"When they took all the boys off to war [World War Two]," Morrison recalls, "they [the local canning factory] came to the school, and said you can work for four hours a day after school. We'll give you 25 cents an hour....that's a dollar per day. I thought, boy oh boy, I'll be rich."
The canning plant, which canned products grown locally, operated from the early 1800s until the 1960s. Morrison recalls that the plant's syrups were created, mixed and stored in a series of gravity-fed bathtubs. "They took the corn cobs, and [the machines] just mashed the corn, and it was almost like juice," Morrison says. The machines, with razor-sharp blade edges, worked at dizzying speeds. "It was a wonder," Morrison sighs, "no one was killed in there. They didn't know what safety was. They never had [blade] guards on any of the machines."
During the Second World War, many of the canning plant's products were used to support the war effort. Both Morrison and Ward-Hines recall that during those days meat was a rare commodity, both at home and for servicemen. Ward-Hines only recalled ever seeing Spam; Morrison joked, "They used to say, I could eat a horse. Well, that's what we're having: horse meat."
"They didn't have to label the cans," says Morrison, of the corn he helped can. "They just marked on the box 'U.S. Government Corn.'"
"I got so I hated that stuff," Lemon says of the canned corn. While Morrison was in Ashville's canning plant, Lemon was in the Philippines during the tail-end of World War Two, eating "a lot of C and K rations. They," he says dryly, "were delicious."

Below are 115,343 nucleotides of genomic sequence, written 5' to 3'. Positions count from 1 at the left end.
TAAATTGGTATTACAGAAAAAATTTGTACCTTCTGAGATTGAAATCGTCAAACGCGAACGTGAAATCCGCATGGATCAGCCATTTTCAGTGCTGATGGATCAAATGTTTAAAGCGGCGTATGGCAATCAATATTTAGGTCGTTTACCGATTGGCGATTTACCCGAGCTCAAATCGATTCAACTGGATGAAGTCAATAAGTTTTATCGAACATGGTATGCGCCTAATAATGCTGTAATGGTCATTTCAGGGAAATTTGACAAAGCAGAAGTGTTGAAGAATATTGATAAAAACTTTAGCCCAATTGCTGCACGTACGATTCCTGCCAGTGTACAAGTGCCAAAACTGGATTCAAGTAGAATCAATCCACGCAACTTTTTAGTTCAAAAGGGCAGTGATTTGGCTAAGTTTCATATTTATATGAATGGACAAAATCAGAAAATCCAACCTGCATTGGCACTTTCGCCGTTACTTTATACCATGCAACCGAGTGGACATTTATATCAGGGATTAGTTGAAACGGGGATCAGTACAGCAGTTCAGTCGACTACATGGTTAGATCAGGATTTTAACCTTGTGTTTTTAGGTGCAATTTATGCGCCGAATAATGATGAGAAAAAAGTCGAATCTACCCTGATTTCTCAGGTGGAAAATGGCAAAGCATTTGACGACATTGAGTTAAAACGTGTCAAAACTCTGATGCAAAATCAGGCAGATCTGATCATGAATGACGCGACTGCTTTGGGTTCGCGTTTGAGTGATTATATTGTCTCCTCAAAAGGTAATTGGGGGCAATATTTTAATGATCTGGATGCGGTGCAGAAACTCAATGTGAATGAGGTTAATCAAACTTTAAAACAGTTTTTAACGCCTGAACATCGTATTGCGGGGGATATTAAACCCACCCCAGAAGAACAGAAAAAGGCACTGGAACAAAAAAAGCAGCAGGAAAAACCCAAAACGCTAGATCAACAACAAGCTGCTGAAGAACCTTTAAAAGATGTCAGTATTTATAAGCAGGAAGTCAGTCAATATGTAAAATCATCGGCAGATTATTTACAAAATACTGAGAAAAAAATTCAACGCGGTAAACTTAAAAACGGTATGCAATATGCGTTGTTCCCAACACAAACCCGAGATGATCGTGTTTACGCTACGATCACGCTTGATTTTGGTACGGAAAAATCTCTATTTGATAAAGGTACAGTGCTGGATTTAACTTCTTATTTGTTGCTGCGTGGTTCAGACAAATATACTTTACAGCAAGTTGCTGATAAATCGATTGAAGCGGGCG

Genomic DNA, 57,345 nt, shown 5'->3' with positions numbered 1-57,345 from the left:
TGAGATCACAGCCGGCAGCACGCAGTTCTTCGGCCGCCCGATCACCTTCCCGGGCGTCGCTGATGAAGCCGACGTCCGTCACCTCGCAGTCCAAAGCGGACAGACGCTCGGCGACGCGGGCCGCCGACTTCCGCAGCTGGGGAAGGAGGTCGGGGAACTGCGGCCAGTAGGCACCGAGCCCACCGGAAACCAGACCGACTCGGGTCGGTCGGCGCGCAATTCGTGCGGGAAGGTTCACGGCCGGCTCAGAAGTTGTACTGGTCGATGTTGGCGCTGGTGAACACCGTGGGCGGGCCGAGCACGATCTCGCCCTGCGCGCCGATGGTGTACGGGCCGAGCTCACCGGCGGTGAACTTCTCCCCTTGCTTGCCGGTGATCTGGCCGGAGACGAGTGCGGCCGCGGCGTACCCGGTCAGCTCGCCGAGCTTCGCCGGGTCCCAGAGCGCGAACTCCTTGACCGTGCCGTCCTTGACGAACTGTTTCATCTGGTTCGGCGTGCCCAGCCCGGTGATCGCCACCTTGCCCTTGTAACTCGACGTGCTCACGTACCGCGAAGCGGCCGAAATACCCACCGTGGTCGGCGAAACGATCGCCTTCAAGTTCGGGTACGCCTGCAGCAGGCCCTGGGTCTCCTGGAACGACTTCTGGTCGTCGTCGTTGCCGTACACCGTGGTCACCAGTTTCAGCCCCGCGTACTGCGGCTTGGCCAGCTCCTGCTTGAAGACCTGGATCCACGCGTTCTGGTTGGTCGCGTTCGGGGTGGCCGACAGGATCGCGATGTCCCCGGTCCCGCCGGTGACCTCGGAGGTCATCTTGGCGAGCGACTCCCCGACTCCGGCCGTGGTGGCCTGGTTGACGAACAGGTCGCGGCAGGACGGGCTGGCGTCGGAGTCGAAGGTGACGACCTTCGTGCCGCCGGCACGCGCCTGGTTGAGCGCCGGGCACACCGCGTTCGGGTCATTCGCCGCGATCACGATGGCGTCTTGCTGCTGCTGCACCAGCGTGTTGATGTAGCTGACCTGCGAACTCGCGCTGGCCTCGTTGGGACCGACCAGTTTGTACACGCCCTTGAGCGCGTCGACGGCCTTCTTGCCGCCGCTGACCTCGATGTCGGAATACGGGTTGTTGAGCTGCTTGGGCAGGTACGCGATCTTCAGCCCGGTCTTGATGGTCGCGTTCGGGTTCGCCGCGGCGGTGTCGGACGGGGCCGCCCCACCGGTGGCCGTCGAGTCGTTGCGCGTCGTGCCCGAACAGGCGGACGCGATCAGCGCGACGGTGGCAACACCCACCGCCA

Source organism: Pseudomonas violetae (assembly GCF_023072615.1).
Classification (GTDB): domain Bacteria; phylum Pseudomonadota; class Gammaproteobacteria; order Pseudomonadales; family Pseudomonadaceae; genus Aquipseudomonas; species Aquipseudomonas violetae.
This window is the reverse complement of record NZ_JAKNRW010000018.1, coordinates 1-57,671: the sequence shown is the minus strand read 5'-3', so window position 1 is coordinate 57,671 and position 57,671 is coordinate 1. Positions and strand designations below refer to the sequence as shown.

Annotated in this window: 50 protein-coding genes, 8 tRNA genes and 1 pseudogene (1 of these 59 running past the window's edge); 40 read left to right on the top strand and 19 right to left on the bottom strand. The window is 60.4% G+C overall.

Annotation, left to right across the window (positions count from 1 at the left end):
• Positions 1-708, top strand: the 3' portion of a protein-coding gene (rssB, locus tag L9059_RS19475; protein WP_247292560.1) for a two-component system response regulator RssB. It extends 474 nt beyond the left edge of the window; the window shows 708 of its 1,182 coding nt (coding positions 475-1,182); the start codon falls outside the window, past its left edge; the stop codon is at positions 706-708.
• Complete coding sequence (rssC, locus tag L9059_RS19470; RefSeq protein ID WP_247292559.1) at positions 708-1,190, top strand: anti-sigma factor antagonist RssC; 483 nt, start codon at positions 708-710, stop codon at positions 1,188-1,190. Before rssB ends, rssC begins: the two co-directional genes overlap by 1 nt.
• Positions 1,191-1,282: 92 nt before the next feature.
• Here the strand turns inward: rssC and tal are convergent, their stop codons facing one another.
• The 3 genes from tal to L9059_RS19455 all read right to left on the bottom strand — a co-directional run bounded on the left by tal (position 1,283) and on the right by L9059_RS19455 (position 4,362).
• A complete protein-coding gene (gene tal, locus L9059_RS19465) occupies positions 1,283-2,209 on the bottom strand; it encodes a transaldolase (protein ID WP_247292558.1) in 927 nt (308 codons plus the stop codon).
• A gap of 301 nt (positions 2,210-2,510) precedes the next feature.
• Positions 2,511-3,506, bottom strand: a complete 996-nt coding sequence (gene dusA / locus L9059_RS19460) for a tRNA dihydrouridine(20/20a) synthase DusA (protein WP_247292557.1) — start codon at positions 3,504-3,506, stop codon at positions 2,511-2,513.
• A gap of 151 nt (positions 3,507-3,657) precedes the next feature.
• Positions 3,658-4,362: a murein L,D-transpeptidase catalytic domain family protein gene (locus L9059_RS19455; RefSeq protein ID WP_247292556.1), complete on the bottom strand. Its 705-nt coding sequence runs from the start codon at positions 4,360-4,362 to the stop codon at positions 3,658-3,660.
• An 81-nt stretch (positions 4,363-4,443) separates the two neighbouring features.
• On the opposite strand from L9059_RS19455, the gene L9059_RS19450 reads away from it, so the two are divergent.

"Originally," says Lemon, of his days in the service, "I went over as a rifleman. That was right at the time of the Battle of the Bulge." But fate intervened, in the form of Lemon's typing skills. "I typed 57 words per minute without a mistake," he says, still proud of his accomplishments. His typing skills earned him a position as clerk under General Hugh Casey, in the Philippines. "We landed [in Leyte] on V-E Day, May 8, 1945. I was in what they called Secret Files." His section was responsible for receiving and translating the coded messages that came from Washington; the messages were received on a teletype. The most memorable of those messages detailed the planned invasion of Tokyo Beach--an invasion which never happened thanks to Japan's surrender after Hiroshima. "The day they planned to hit Tokyo was one week after Hiroshima," Lemon says. The secret was so closely guarded that his immediate superior, a lieutenant, and he "were the only ones that knew it. The General didn't even know it."
More Neato Stuff